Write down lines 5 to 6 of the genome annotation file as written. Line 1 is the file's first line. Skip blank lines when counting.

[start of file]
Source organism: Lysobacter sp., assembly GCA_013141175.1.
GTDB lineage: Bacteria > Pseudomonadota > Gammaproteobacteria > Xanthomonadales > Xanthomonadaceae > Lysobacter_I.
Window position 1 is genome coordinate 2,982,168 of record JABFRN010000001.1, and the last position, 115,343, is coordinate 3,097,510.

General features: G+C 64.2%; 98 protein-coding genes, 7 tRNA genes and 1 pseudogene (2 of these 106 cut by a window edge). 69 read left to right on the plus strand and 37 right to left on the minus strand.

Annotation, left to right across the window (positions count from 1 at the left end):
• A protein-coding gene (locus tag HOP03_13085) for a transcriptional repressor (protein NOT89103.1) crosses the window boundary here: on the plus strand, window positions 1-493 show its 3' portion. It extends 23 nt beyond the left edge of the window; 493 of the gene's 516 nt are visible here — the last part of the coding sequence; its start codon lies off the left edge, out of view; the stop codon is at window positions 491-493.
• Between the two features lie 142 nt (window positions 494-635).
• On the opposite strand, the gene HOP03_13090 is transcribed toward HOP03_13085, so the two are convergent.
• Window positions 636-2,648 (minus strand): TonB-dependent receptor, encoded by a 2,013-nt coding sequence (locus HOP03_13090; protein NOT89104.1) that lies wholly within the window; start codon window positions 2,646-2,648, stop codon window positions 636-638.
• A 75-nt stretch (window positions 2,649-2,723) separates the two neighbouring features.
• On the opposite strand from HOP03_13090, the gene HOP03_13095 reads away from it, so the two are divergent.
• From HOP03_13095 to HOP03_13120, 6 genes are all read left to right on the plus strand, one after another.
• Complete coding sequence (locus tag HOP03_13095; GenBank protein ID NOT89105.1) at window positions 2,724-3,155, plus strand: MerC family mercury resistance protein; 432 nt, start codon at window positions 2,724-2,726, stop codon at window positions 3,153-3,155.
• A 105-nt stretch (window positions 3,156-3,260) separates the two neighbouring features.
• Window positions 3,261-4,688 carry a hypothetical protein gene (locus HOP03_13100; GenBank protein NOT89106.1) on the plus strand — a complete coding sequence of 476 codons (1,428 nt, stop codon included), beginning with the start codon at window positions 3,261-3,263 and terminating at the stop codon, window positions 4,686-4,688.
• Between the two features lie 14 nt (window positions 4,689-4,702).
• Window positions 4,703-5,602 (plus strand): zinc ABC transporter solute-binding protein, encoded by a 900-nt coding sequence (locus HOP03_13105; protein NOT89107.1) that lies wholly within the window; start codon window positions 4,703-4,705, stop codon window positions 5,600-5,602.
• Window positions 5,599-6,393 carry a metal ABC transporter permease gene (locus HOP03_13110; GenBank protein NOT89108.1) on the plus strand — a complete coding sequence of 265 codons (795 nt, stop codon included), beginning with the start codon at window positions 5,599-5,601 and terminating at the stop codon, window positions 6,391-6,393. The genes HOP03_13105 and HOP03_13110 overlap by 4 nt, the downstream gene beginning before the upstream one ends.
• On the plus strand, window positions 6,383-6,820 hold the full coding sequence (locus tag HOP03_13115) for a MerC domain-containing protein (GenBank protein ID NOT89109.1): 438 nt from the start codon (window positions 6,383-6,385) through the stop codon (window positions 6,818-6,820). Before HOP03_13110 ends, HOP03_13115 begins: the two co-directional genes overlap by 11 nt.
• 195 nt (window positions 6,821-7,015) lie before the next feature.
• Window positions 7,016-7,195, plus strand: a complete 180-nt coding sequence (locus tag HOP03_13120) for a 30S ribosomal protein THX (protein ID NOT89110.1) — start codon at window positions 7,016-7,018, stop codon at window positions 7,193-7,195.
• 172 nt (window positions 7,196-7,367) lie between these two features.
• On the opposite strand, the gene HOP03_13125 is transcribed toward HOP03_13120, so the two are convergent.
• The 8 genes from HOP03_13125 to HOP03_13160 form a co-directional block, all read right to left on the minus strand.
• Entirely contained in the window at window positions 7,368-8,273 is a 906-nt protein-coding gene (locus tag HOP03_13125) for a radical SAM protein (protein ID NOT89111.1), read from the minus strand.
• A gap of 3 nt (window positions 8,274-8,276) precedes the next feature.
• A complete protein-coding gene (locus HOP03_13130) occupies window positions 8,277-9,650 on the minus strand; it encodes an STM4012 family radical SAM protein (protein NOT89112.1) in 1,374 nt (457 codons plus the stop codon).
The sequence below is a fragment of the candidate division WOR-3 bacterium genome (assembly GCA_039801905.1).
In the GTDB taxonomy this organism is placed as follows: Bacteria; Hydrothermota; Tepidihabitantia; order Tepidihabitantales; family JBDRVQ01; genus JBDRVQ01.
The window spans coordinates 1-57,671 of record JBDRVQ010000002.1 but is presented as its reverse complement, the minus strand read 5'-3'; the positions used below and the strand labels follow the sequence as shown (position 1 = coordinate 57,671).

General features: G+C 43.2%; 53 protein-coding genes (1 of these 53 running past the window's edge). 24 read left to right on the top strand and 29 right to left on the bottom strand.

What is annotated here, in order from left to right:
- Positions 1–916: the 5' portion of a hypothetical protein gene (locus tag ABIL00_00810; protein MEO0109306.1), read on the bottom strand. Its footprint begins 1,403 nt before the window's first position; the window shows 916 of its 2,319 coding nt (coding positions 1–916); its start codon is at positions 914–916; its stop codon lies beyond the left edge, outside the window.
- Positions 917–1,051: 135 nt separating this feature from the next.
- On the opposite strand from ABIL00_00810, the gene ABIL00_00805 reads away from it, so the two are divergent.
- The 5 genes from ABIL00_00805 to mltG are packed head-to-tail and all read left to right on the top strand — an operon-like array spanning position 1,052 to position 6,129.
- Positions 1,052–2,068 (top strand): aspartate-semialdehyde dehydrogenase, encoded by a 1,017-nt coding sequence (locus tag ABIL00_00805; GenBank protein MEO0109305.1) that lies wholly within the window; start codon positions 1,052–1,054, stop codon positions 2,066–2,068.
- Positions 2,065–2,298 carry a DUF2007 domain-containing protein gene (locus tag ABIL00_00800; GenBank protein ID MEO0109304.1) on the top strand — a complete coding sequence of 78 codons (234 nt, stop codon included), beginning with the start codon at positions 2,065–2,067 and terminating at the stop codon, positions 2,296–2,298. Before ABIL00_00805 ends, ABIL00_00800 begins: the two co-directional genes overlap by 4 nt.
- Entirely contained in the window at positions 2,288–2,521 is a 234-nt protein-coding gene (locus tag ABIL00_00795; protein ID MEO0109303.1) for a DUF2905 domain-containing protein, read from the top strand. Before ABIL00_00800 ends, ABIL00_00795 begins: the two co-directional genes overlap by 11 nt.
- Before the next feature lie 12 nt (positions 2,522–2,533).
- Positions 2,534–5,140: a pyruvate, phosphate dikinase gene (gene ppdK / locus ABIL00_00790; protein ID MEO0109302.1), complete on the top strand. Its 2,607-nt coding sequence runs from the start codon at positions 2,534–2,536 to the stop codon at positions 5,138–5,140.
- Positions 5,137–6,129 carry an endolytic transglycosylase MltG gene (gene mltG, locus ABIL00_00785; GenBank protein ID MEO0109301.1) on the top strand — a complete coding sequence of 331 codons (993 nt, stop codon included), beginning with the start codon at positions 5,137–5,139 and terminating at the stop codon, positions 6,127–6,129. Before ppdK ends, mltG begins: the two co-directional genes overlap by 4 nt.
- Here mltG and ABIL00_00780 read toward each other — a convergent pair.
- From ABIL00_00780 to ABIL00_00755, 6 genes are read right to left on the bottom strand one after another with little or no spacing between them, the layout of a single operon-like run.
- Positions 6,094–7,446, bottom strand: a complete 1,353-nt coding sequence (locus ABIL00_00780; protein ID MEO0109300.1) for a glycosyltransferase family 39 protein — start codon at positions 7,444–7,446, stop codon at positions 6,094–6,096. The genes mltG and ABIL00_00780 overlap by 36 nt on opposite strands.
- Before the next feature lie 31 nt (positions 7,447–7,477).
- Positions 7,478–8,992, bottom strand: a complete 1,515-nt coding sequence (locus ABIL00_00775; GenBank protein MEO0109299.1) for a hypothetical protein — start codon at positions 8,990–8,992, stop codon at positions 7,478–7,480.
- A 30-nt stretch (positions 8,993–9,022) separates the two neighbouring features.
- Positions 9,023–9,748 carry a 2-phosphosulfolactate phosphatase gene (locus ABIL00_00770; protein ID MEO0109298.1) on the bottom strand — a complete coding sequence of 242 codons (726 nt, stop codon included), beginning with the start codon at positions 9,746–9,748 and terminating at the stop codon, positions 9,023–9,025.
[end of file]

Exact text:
Annotation, left to right across the window (positions count from 1 at the left end):
• A protein-coding gene (locus tag HOP03_13085) for a transcriptional repressor (protein NOT89103.1) crosses the window boundary here: on the plus strand, window positions 1-493 show its 3' portion. It extends 23 nt beyond the left edge of the window; 493 of the gene's 516 nt are visible here — the last part of the coding sequence; its start codon lies off the left edge, out of view; the stop codon is at window positions 491-493.